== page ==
What made us friends in the long ago when we first met? Well, I think I know; the best in me and the best in you hailed each other because they knew that always and always since life began, our being friends was part of Gods plan. – George Webster Douglas
Today we are having a party for my friend Bev, who turns 50 in a few days. It’s a fun process to get ready. Buying gifts, choosing recipes for the supper and overhearing Bev’s anticipation and trepidation of the milestone has given me
pause for reflection on our friendship. She has certainly been one of God’s great blessings to me in the last almost 30 years.
I met Bev in my early twenties when we were both students at MBBC, Mennonite Brethren Bible College in Elmwood (now part of Canadian Mennonite University). MBBC was a formative place for a lot of us. Besides studying scripture and learning what the Christian life was all about, many of us at Watershed met lifelong friends there. Bev was from B.C. and I was from Winnipeg. We were in the same circle of friends and got married in the same summer. We were each other’s bridesmaids and shared important milestones together. Looking back on those years, it’s almost like we were kids together.
When I was in elementary school, I used to sing a round song:
“Make new friends, but keep the old,
one is silver and the other gold.”
As I’ve gotten older, I’ve realized more and more the wisdom of keeping old friends, who have known and supported each other through many life stages. Sometimes families, when they are healthy, can be good, old friends together.
Trouble is, sometimes “old friends” lose touch with each other for various reasons, but Bev has been one of those old and gold friends. Our lives changed in significant ways: we left our MBBC context, she divorced and remarried, our church folded and regrouped into what it is today. About 10 years into our friendship, it became clear that I hardly new Bev anymore.
It’s easy for friendships to dissolve and fade amid those kinds of changes. We would have lost our deeper friendship as well had it not been for the wise insight of Paul Patterson, our pastor and Bev’s second husband. He told us at an important juncture that we too could keep our friendship as long as we let go of the old ways we had related which didn’t make sense anymore. This happened 20 years ago now. It was difficult at the time because it felt like I was giving something away, but as I’ve discovered often in the years since, it’s often when we let old things die that the new has a chance to move in.
There was an important visit over coffee where we once tore up an old picture of us together, but made a commitment to continue to be friends. I kept those torn up pieces, wondering what would come in its place. In the years since, our “new/old” friendship has indeed morphed into something better than what we had. Bev’s remarriage had deepened her and I began to realize that she had my best interests at heart. With both our hearts desiring a meaningful life of faith, we kept talking and being formed together in our community’s Bible studies and so many hundreds of meaningful events.
Somehow, Bev is one of those friends who I feel sees to the heart of me, no matter what “warts” of mine are clouding the picture. Put another way, she sees me as I believe God sees me, loved above all else, and often tells me so in many ways. In the early days of Watershed, I wasn’t sure how I fit into this group of people. Many were (still are) more scholarly than I and different in temperament. When I confided my misgivings to Bev, she told me that she was sure I belonged. This small observation in the early 90‘s was a huge encouragement to me at the time, and helped me find my unique fit in Watershed.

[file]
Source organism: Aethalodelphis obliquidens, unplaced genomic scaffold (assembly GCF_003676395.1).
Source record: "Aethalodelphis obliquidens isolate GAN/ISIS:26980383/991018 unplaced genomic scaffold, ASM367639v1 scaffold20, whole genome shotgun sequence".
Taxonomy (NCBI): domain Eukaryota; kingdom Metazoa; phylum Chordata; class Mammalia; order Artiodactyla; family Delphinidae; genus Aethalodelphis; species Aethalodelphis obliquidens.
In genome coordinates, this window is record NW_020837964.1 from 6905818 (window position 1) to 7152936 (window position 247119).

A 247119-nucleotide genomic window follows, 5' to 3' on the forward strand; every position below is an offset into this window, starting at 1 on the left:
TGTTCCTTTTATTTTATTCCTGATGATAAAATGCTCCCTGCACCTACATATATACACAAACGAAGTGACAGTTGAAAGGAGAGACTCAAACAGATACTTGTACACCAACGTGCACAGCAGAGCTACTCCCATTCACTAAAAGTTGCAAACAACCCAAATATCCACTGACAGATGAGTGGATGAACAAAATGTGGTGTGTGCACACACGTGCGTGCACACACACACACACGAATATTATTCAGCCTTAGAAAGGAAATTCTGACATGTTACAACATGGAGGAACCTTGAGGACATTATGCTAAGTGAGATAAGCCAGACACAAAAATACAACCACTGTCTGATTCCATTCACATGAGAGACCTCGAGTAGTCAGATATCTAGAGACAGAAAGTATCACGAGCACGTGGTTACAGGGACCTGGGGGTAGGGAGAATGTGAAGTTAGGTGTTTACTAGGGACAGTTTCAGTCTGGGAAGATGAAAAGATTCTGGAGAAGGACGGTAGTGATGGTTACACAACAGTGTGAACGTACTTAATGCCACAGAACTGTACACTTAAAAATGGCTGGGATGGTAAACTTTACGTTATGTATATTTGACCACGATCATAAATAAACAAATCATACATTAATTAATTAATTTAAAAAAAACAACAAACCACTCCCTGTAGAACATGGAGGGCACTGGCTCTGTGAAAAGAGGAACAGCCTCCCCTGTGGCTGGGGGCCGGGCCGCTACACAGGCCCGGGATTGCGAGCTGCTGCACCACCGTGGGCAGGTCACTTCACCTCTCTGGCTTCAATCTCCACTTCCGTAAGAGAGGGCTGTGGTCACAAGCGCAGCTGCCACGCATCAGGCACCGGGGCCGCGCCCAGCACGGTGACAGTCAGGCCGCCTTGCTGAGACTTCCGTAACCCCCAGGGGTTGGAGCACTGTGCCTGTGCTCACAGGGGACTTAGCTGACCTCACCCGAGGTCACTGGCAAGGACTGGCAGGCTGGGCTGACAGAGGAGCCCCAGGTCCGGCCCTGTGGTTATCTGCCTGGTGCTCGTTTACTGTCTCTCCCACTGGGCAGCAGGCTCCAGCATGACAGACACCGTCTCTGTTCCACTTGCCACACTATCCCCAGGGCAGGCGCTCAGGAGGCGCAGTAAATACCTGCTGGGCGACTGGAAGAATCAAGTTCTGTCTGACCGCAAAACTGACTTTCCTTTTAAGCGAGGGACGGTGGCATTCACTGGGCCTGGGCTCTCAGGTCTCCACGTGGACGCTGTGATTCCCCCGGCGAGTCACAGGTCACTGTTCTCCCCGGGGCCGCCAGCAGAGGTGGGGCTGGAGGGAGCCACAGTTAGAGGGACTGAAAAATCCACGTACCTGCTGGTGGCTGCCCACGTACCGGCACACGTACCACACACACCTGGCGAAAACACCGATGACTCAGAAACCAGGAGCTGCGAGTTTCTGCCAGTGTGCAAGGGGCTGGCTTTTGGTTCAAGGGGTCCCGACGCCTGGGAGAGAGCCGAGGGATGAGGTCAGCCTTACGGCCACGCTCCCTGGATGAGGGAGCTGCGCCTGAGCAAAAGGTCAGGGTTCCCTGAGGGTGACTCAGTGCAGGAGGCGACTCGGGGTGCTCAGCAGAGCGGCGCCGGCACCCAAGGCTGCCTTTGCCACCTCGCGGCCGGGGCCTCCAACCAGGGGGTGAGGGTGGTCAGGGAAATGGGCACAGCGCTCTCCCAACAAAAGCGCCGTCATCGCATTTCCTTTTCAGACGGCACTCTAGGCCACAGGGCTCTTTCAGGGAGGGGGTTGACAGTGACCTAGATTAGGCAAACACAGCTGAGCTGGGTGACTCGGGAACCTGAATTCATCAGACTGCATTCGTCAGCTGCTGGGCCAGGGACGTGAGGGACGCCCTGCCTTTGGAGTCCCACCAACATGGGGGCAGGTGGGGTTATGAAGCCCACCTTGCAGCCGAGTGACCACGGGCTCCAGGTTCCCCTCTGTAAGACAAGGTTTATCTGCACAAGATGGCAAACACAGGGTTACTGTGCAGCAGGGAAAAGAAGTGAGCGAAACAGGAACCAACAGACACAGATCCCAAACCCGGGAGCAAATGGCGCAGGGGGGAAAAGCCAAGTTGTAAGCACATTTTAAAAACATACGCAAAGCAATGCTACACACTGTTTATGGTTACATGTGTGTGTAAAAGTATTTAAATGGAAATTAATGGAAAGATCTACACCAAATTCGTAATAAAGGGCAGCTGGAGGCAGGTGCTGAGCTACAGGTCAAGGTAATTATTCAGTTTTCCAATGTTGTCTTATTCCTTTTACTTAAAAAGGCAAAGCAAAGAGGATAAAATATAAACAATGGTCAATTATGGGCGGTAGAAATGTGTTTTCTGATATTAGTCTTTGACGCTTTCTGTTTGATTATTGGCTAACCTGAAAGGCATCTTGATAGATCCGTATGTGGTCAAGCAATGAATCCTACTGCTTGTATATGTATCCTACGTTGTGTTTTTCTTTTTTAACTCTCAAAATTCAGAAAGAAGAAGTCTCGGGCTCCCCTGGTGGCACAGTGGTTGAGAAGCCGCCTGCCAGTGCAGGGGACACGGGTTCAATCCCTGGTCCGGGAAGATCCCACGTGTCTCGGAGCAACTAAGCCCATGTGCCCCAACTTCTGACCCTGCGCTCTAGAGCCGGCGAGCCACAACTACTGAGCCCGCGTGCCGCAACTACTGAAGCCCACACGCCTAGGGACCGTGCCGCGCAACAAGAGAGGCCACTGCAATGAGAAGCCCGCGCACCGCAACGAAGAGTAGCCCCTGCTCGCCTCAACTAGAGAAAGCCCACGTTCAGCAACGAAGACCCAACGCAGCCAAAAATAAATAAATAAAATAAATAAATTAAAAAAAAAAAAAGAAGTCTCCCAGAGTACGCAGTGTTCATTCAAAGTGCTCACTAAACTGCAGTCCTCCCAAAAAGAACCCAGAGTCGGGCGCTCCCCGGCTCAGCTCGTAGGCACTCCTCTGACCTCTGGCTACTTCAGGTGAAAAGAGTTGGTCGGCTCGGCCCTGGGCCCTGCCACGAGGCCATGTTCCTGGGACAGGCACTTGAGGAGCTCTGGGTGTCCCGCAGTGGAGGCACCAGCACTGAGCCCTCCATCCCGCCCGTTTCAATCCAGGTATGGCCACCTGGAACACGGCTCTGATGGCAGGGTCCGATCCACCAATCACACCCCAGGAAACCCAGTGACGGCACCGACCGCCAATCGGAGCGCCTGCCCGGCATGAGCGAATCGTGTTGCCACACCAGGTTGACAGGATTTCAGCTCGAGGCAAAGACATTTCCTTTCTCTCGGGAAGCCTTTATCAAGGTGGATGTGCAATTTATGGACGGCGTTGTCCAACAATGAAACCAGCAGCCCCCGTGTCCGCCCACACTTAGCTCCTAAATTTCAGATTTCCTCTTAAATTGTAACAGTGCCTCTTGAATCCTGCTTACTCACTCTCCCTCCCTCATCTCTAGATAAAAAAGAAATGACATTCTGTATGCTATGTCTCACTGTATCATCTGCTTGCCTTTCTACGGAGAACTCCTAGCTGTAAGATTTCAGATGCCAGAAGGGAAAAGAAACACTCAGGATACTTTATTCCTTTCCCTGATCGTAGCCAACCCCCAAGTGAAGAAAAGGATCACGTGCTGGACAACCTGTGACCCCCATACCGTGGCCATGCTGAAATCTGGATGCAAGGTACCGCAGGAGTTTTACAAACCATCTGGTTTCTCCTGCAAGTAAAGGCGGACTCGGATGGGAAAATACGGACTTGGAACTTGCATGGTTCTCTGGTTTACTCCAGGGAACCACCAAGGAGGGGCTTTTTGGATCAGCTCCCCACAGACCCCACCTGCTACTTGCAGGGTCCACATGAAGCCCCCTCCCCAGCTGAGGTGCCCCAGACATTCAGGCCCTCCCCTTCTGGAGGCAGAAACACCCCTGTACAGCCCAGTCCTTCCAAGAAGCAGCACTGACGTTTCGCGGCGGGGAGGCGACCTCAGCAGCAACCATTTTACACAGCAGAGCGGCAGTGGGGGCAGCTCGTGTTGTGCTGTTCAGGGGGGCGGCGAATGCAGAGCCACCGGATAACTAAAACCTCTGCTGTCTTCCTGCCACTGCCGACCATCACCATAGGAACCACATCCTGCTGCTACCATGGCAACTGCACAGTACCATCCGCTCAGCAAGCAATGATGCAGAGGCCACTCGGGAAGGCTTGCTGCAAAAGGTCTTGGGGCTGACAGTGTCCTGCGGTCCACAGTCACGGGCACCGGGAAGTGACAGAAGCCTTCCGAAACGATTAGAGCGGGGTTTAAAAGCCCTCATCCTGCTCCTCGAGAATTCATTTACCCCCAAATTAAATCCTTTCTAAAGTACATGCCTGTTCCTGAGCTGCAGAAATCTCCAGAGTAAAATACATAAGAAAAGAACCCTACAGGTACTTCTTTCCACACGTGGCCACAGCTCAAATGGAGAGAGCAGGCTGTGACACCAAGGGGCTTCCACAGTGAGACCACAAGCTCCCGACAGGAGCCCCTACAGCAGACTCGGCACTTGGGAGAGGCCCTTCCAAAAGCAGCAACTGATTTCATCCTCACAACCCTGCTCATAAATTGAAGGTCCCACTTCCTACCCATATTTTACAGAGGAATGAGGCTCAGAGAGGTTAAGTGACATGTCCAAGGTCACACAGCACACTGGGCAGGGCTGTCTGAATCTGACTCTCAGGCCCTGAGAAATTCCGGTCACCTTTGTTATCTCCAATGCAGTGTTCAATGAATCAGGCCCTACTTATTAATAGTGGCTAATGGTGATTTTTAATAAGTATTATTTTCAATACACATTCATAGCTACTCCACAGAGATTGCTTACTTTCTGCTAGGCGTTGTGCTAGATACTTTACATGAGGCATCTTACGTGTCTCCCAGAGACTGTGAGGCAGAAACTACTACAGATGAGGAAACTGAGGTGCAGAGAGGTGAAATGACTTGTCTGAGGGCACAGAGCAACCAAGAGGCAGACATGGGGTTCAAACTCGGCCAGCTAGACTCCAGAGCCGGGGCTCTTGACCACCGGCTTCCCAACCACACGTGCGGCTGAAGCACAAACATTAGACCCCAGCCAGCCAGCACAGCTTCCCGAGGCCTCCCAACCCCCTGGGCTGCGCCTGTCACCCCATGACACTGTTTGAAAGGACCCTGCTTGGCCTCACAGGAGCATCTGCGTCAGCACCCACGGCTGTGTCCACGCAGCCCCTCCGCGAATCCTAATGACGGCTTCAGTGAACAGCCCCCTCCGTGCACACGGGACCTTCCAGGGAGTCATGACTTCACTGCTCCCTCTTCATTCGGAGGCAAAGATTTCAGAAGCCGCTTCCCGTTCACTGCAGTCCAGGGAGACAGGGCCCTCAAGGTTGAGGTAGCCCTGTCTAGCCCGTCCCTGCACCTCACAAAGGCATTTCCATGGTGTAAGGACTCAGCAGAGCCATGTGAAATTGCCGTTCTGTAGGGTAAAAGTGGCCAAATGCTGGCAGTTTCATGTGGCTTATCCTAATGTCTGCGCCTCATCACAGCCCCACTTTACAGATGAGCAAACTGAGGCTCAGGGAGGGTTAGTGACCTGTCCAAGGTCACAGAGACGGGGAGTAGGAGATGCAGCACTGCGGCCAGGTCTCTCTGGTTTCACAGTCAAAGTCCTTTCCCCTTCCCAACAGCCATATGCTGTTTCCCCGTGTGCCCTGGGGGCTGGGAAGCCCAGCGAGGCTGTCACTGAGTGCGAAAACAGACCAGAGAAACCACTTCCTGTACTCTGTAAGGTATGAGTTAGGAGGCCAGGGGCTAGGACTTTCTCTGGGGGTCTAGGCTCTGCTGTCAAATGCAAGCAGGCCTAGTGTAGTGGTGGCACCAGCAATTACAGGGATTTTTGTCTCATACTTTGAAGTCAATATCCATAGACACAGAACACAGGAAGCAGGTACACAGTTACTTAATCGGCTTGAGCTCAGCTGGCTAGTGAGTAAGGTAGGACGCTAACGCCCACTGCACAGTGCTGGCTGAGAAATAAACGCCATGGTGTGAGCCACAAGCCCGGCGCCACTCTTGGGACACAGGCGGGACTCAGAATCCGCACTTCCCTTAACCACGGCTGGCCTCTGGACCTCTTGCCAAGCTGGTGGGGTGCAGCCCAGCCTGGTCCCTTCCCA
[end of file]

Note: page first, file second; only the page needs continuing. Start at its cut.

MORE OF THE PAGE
I am often prone to depression and negative thinking, but with Bev, as with any soul friend, I can breathe easier and just be myself, knowing that she will graciously give me the benefit of the doubt and keep seeing God in me. She has also been caring enough to be honest and give me a loving “kick in the pants” when needed. She has always pointed me to who she knew I was at a deeper level and called me to become my best self. What greater gift can a friend give? I know I can count on her for advice, for a good laugh, to talk about our sons who grew up together and are still good friends or to borrow that proverbial cup of sugar.
As a teenager oh so long ago, I used to carry a poem in my pocket by George Elliot. I’ve been reflecting on this poem for this blog post as it seems to capture exactly what I mean.
“Oh, the comfort, the inexpressible comfort of feeling safe with a person, having neither to weigh thoughts nor measure words, but pouring them all out, just as they are, chaff and grain together, certain that a faithful hand will take and sift them, keep what is worth keeping, and with a breath of kindness blow the rest away.” – George Elliot
In Elliot’s poem, there is a “faithful hand” that takes and sifts all the chaff and grain of life, keeps what is worth keeping and with a breath of kindness, blows the rest away. (God I love that poem.) For me, that faithful hand is God.
If we didn’t have the larger context of meaning that we do in our house church, I think our friendship would not be this way. Bev is this kind of friend not just to me but to everyone in our group. As we all steep ourselves in scripture and prayer and forging a life of faith together, the face of God begins to shine in each other. God has used Bev to stitch our community together in many ways, whether its through her amazing and generous baking and cooking, her watercolor art, her smiles and small kindnesses or her words of encouragement, wisdom and faith.
I am so thankful that I feel safe with another person in this way. In a world where so many are lonely, I see this as a golden treasure from God.
Happy 50th Birthday my dear friend. I love you.